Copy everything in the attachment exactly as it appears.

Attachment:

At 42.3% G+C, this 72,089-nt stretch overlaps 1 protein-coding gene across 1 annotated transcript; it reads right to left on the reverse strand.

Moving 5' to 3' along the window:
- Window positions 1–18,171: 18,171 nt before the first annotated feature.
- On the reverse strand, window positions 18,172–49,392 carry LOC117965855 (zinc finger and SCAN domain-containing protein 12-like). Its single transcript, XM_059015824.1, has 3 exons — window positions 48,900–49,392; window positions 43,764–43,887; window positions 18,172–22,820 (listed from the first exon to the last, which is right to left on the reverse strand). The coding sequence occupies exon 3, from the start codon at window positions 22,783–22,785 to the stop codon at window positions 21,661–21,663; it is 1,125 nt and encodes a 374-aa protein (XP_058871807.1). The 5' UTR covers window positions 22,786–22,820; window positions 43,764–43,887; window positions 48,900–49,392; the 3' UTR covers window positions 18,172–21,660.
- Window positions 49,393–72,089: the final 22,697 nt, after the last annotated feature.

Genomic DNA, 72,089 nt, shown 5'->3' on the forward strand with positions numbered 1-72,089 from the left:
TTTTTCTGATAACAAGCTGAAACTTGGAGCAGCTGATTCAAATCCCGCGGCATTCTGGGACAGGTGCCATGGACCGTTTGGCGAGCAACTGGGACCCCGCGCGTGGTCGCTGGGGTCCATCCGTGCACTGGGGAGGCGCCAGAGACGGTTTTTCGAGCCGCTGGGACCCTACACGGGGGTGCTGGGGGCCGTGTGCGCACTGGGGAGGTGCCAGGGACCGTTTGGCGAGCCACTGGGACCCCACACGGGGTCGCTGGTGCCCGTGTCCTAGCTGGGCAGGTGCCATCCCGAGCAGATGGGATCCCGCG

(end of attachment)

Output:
At 42.3% G+C, this 72,089-nt stretch overlaps 1 protein-coding gene across 1 annotated transcript; it reads right to left on the reverse strand.

Moving 5' to 3' along the window:
- Window positions 1–18,171: 18,171 nt before the first annotated feature.
- On the reverse strand, window positions 18,172–49,392 carry LOC117965855 (zinc finger and SCAN domain-containing protein 12-like). Its single transcript, XM_059015824.1, has 3 exons — window positions 48,900–49,392; window positions 43,764–43,887; window positions 18,172–22,820 (listed from the first exon to the last, which is right to left on the reverse strand). The coding sequence occupies exon 3, from the start codon at window positions 22,783–22,785 to the stop codon at window positions 21,661–21,663; it is 1,125 nt and encodes a 374-aa protein (XP_058871807.1). The 5' UTR covers window positions 22,786–22,820; window positions 43,764–43,887; window positions 48,900–49,392; the 3' UTR covers window positions 18,172–21,660.
- Window positions 49,393–72,089: the final 22,697 nt, after the last annotated feature.

Genomic DNA, 72,089 nt, shown 5'->3' on the forward strand with positions numbered 1-72,089 from the left:
TTTTTCTGATAACAAGCTGAAACTTGGAGCAGCTGATTCAAATCCCGCGGCATTCTGGGACAGGTGCCATGGACCGTTTGGCGAGCAACTGGGACCCCGCGCGTGGTCGCTGGGGTCCATCCGTGCACTGGGGAGGCGCCAGAGACGGTTTTTCGAGCCGCTGGGACCCTACACGGGGGTGCTGGGGGCCGTGTGCGCACTGGGGAGGTGCCAGGGACCGTTTGGCGAGCCACTGGGACCCCACACGGGGTCGCTGGTGCCCGTGTCCTAGCTGGGCAGGTGCCATCCCGAGCAGATGGGATCCCGCG